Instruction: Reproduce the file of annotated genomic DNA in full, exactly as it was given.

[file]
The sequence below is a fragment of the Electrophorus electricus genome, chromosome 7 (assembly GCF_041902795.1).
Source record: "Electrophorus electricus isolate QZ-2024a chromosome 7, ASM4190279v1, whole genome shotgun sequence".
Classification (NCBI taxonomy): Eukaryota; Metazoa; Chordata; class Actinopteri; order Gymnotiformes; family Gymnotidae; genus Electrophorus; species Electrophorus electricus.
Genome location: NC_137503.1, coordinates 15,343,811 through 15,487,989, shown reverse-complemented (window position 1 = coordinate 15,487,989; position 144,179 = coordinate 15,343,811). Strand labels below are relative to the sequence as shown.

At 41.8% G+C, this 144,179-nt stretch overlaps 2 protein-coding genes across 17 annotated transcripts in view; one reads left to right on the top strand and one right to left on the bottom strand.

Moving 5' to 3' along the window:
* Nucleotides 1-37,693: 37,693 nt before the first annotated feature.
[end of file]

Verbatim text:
The sequence below is a fragment of the Electrophorus electricus genome, chromosome 7 (assembly GCF_041902795.1).
Source record: "Electrophorus electricus isolate QZ-2024a chromosome 7, ASM4190279v1, whole genome shotgun sequence".
Classification (NCBI taxonomy): Eukaryota; Metazoa; Chordata; class Actinopteri; order Gymnotiformes; family Gymnotidae; genus Electrophorus; species Electrophorus electricus.
Genome location: NC_137503.1, coordinates 15,343,811 through 15,487,989, shown reverse-complemented (window position 1 = coordinate 15,487,989; position 144,179 = coordinate 15,343,811). Strand labels below are relative to the sequence as shown.

At 41.8% G+C, this 144,179-nt stretch overlaps 2 protein-coding genes across 17 annotated transcripts in view; one reads left to right on the top strand and one right to left on the bottom strand.

Moving 5' to 3' along the window:
* Nucleotides 1-37,693: 37,693 nt before the first annotated feature.